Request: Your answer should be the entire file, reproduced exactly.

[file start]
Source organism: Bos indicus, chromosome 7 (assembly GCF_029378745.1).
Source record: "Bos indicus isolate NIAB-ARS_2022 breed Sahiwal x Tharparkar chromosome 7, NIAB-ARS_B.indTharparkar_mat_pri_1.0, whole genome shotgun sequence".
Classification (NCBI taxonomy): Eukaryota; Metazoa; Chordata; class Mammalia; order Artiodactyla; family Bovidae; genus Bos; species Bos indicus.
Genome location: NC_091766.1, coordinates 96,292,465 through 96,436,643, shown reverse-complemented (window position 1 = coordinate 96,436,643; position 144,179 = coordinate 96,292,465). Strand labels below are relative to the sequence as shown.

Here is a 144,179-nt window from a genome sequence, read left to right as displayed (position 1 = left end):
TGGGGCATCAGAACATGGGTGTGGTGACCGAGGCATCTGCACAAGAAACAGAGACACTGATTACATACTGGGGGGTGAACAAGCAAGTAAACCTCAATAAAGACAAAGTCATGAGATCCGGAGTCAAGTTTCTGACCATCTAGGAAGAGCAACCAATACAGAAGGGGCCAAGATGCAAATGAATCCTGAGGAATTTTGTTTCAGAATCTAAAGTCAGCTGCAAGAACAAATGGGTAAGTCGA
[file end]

Source organism: Bos indicus, chromosome 7 (assembly GCF_029378745.1).
Source record: "Bos indicus isolate NIAB-ARS_2022 breed Sahiwal x Tharparkar chromosome 7, NIAB-ARS_B.indTharparkar_mat_pri_1.0, whole genome shotgun sequence".
Classification (NCBI taxonomy): Eukaryota; Metazoa; Chordata; class Mammalia; order Artiodactyla; family Bovidae; genus Bos; species Bos indicus.
Genome location: NC_091766.1, coordinates 96,292,465 through 96,436,643, shown reverse-complemented (window position 1 = coordinate 96,436,643; position 144,179 = coordinate 96,292,465). Strand labels below are relative to the sequence as shown.

Here is a 144,179-nt window from a genome sequence, read left to right as displayed (position 1 = left end):
TGGGGCATCAGAACATGGGTGTGGTGACCGAGGCATCTGCACAAGAAACAGAGACACTGATTACATACTGGGGGGTGAACAAGCAAGTAAACCTCAATAAAGACAAAGTCATGAGATCCGGAGTCAAGTTTCTGACCATCTAGGAAGAGCAACCAATACAGAAGGGGCCAAGATGCAAATGAATCCTGAGGAATTTTGTTTCAGAATCTAAAGTCAGCTGCAAGAACAAATGGGTAAGTCGA